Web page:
Either the White House has seen some solid data and developments that it hasn’t entirely shared with us, or it hasn’t learned any lessons about setting expectations. This comment from Vice President Mike Pence didn’t make many waves yesterday afternoon when he made it on Geraldo Rivera’s radio show, but Donald Trump made sure to retweet Rivera’s mention this morning:
If–as @VP tells me on our radio interview this morning–the worst is behind us & entire epidemic will be largely behind us by Memorial Day–less than a month away. It's @realDonaldTrump Administration's most optimistic projection. Mike Pence sticks his neck out-Hope he's right.
— Geraldo Rivera (@GeraldoRivera) April 24, 2020
No kidding. The messaging of late from the medical experts is that we may experience a lull over the summer, but it will almost certainly return this fall. The question will be whether we’re ready for it with the proper levels of protective gear, testing, and health-care capacity to keep hospitals from getting overwhelmed by it.
Pence, however, thinks that the impact of it will be “largely … behind us“:
Vice President Mike Pence is optimistic that the coronavirus pandemic will be over by Memorial Day Weekend.
In an interview with Geraldo Rivera’s news program Thursday, Pence, who also heads President Donald Trump’s Coronavirus Task Force, said that current U.S. trends indicate that the pandemic is largely past its peak.
“I think by Memorial Day Weekend we will largely have this coronavirus epidemic behind us,” Pence said. “State and local officials will begin to reopen activities, you’re going to see states ahead here begin to do that.”
The International Business Times notes that Pence made a similar prediction in a Wall Street Journal podcast on Wednesday, too:
“We remain very hopeful that if the current trajectory of the coronavirus epidemic continues that we could be in a much different place in early June than we are today,” the vice president said. ” We believe that because of what the people have done, because of what the people of those communities have done, we’re past the peak.”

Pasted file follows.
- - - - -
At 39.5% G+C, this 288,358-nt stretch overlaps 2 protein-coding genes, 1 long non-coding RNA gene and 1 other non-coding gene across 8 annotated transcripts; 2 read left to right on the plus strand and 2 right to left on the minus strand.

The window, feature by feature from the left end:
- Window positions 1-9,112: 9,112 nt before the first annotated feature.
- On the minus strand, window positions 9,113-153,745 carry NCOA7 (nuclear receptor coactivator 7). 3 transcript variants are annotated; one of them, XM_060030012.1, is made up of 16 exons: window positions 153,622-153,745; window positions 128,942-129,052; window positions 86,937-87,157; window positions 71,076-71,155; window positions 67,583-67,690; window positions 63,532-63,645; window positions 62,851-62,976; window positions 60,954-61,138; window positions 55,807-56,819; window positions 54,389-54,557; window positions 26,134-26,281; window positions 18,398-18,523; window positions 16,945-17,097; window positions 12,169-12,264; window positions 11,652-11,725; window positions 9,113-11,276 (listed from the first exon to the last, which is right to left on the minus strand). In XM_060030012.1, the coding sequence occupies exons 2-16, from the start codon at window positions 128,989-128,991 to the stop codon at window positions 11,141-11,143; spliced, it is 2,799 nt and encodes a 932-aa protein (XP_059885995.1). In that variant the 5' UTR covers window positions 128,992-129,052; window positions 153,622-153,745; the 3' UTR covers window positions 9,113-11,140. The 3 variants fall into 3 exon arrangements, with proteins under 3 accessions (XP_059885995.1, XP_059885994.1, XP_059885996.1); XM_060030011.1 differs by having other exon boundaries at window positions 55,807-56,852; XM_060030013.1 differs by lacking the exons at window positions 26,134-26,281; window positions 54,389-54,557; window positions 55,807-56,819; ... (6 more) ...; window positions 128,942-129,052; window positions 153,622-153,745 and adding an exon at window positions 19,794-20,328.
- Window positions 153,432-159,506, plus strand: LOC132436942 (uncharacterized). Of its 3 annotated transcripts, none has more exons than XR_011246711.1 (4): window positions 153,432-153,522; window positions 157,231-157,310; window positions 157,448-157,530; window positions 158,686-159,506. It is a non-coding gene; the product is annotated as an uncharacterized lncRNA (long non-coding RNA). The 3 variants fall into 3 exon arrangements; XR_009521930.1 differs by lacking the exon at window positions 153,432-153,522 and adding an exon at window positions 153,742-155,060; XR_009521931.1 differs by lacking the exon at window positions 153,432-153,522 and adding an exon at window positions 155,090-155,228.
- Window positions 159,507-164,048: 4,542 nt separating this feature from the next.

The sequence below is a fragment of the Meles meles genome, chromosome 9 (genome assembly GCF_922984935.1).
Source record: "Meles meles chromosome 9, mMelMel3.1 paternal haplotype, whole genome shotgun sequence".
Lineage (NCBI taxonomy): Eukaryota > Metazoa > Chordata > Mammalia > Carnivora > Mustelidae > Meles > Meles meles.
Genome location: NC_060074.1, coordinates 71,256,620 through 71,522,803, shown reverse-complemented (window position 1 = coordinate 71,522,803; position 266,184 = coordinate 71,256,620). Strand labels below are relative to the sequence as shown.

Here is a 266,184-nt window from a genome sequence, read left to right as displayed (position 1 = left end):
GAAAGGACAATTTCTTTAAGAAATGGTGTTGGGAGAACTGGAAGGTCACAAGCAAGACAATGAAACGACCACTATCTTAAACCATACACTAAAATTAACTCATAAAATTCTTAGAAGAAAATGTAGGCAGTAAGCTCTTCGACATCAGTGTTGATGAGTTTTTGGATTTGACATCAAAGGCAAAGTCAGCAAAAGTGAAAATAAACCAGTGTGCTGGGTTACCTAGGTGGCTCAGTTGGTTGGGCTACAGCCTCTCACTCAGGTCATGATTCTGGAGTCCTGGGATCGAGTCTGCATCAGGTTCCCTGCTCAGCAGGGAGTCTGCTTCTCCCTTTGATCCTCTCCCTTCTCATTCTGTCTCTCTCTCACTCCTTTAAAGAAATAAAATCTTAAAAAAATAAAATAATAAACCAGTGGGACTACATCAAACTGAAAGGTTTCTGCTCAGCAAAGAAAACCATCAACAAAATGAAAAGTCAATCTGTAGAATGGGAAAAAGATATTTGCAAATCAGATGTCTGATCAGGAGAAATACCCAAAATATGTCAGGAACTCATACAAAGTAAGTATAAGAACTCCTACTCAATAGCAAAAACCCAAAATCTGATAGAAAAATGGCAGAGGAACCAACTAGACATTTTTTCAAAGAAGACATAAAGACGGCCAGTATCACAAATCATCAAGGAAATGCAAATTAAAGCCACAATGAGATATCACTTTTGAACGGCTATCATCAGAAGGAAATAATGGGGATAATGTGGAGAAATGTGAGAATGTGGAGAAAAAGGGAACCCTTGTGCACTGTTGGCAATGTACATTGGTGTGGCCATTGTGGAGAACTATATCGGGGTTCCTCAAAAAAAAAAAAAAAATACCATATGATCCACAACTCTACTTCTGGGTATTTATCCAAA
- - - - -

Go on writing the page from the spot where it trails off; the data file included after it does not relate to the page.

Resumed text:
Past the peak everywhere in the US? That’s … a rather bold bet, especially in this unforgiving media environment. Half of the questions for Trump and others at the briefing seem to start with the phrase, “Back in February, you said …” Blowing projections of the disease in the first few weeks of its outbreak from China, which even the media managed to do, is understandable in retrospect, especially with the bad data from Beijing and WHO. Those questions now are not only unfair, they also miss the point. Most Americans want to know what’s happening now rather than watch media food-fights with Trump, and more importantly what will happen next.
This from Pence explicitly references what will happen next, and now we have lots of American data with which to understand the challenges. Predictions like this will be much tougher to wave away if they don’t come to pass, which is why it’s usually best to set expectations to a modest level (with more ambiguous optimism, of course) that can realistically be bested. No one wins points for falling short.
If we reopen and discover we’re not past the peak on Memorial Day, Pence and the Trump administration will pay a price for this. We can certainly hope for Memorial Day as a past-the-peak target, but perhaps we’d better be prepared to get back to as much normalcy as possible while dealing with peaks and valleys. That is the expectation that should be set, because it is the most likely of the scenarios at the moment — as Anthony Fauci, Robert Redfield, and Deborah Birx make clear.